• Adagio—Allegro moderato—cadenza
    • Andante—Lento—Tempo adagio—Lento
    • Allegro—Presto—Moderato—Adagio
  • Strathclyde Concerto No. 4 (1990) for clarinet and orchestra (First performance: 21 November 1990, at the City Halls, Glasgow, by Lewis Morrison and the Scottish Chamber Orchestra; conducted by the composer)[4]
  • Strathclyde Concerto No. 5 (1991) for violin, viola and string orchestra (First performance: 13 March 1992, at the City Halls, Glasgow, by James Clark (violin), Catherine Marwood (viola) and the Scottish Chamber Orchestra; conducted by the composer).[5] It is in three movements:
    • Adagio: stilo seicentesco—Allegro moderato
    • Allegro moderato—Adagio sostenuto
    • Allegro

This concerto is based on two pre-existent works: Haydn's overture L'isola disabitata and a two-part setting of the opening line of Ecclesiastes, "Vanitas vanitatum et omnia vanitas" by the early seventeenth-century composer Jan Albert Ban.

  • Strathclyde Concerto No. 6 (1991) for flute and orchestra (First performance: 13 March 1992, at the City Halls, Glasgow, by David Nicholson and the Scottish Chamber Orchestra; conducted by the composer)[6]
  • Strathclyde Concerto No. 7 (1992) for double bass and orchestra (First performance: 24 November 1992, at the City Halls, Glasgow, by Duncan McTier and the Scottish Chamber Orchestra; conducted by the composer).[7] It is in two numbered movements, with the second combining aspects of a slow movement and fast finale:
    • Moderato
    • Lento—Allegro—Lento—Adagio—Allegro molto
  • Strathclyde Concerto No. 8 (1993) for bassoon and orchestra (First performance: 24 November 1993, at the City Halls, Glasgow, by Ursula Leveaux and the Scottish Chamber Orchestra; conducted by the composer)[8]
  • Strathclyde Concerto No. 9 (1994) for six woodwind instruments and string orchestra (First performance: 10 February 1995, at the City Halls, Glasgow, by David Nicholson (piccolo), Elizabeth Dooner (alto flute), Maurice Checker (cor anglais), Lewis Morrison (E clarinet), Ruth Ellis (bass clarinet), Alison Green (contrabassoon) and the Scottish Chamber Orchestra; conducted by the composer)[9]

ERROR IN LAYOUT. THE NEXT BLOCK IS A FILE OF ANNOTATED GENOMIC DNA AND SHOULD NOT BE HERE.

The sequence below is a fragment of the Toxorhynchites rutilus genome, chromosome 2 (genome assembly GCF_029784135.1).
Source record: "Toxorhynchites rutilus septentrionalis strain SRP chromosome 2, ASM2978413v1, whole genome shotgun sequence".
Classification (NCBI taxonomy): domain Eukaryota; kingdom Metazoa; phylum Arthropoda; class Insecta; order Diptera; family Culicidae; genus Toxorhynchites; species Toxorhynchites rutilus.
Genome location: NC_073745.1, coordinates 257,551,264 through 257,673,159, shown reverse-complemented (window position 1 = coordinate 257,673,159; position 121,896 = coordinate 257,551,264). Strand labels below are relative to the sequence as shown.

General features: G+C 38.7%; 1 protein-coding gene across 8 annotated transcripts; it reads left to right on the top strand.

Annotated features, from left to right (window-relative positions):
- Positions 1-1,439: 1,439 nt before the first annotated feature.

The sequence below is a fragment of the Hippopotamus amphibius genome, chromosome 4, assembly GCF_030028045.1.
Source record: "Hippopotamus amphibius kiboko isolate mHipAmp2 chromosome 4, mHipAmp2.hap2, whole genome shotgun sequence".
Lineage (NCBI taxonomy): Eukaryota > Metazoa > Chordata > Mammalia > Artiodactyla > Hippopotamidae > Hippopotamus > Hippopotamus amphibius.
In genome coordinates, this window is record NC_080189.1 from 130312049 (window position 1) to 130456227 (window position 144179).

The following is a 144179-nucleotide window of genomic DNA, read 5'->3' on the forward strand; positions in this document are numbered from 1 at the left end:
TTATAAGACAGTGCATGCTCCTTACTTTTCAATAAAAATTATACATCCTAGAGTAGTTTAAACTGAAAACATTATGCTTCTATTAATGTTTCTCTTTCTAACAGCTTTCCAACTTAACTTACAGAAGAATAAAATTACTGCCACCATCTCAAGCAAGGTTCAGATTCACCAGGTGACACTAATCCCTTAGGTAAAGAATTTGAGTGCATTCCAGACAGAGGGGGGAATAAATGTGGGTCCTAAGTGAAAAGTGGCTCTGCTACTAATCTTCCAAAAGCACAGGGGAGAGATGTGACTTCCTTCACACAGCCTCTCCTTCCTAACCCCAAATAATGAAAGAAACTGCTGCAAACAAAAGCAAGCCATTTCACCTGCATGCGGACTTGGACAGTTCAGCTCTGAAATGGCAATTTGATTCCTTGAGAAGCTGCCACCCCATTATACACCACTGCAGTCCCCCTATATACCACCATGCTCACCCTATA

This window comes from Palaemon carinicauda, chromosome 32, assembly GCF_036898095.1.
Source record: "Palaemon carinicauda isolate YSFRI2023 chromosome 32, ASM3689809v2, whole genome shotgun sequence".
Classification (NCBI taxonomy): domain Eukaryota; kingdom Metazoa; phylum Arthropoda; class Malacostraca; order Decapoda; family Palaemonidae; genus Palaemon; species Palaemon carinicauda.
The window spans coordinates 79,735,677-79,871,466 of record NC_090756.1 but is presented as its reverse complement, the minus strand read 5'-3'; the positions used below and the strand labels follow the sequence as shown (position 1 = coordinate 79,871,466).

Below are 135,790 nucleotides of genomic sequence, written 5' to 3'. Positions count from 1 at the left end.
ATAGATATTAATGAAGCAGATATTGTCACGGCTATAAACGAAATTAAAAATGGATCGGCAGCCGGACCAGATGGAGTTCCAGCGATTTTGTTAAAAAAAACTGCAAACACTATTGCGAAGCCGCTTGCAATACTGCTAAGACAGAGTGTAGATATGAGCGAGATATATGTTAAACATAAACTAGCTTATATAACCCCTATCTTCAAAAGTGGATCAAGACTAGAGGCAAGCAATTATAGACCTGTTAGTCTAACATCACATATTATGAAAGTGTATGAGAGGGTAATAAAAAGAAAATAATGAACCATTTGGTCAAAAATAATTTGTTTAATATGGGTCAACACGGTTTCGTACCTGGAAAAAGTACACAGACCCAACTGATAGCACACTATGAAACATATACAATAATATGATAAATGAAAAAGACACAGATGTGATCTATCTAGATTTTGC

• Strathclyde Concerto No. 10: Concerto for Orchestra (1996) (First performance: 30 October 1996, at the City Halls, Glasgow by the Scottish Chamber Orchestra; conducted by the composer)[10]

References[edit]

  1. ^ "Strathclyde Concerto No. 1". maxopus.com. Retrieved 31 December 2011. 
  2. ^ "Strathclyde Concerto No. 2". maxopus.com. Retrieved 31 December 2011. 
  3. ^ "Strathclyde Concerto No. 3". maxopus.com. Retrieved 31 December 2011. 
  4. ^ "Strathclyde Concerto No. 4". maxopus.com. Retrieved 31 December 2011. 
  5. ^ "Strathclyde Concerto No. 5". maxopus.com. Retrieved 31 December 2011. 
  6. ^ "Strathclyde Concerto No. 6". maxopus.com. Retrieved 31 December 2011. 
  7. ^ "Strathclyde Concerto No. 7". maxopus.com. Retrieved 31 December 2011. 
  8. ^ "Strathclyde Concerto No. 8". maxopus.com. Retrieved 31 December 2011. 
  9. ^ "Strathclyde Concerto No. 9". maxopus.com. Retrieved 31 December 2011. 
  10. ^ "Strathclyde Concerto No. 10". maxopus.com. Retrieved 31 December 2011.